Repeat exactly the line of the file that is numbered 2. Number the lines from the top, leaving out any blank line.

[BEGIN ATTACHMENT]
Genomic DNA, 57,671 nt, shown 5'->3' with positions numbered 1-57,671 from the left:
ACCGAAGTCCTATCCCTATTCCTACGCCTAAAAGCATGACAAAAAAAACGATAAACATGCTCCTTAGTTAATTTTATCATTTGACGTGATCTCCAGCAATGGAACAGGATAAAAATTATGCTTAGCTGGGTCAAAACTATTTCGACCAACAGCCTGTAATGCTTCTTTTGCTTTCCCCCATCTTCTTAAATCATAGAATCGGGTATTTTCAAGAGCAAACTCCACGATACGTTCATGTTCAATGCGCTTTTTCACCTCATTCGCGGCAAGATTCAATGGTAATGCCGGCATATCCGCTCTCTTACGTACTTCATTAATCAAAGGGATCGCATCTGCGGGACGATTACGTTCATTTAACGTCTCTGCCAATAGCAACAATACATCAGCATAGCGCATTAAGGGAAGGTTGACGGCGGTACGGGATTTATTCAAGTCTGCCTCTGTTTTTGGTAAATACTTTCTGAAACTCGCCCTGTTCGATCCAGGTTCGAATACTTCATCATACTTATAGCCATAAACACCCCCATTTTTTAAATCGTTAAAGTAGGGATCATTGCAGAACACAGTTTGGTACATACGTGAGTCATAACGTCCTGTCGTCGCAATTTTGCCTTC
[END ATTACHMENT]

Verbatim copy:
ACCGAAGTCCTATCCCTATTCCTACGCCTAAAAGCATGACAAAAAAAACGATAAACATGCTCCTTAGTTAATTTTATCATTTGACGTGATCTCCAGCAATGGAACAGGATAAAAATTATGCTTAGCTGGGTCAAAACTATTTCGACCAACAGCCTGTAATGCTTCTTTTGCTTTCCCCCATCTTCTTAAATCATAGAATCGGGTATTTTCAAGAGCAAACTCCACGATACGTTCATGTTCAATGCGCTTTTTCACCTCATTCGCGGCAAGATTCAATGGTAATGCCGGCATATCCGCTCTCTTACGTACTTCATTAATCAAAGGGATCGCATCTGCGGGACGATTACGTTCATTTAACGTCTCTGCCAATAGCAACAATACATCAGCATAGCGCATTAAGGGAAGGTTGACGGCGGTACGGGATTTATTCAAGTCTGCCTCTGTTTTTGGTAAATACTTTCTGAAACTCGCCCTGTTCGATCCAGGTTCGAATACTTCATCATACTTATAGCCATAAACACCCCCATTTTTTAAATCGTTAAAGTAGGGATCATTGCAGAACACAGTTTGGTACATACGTGAGTCATAACGTCCTGTCGTCGCAATTTTGCCTTC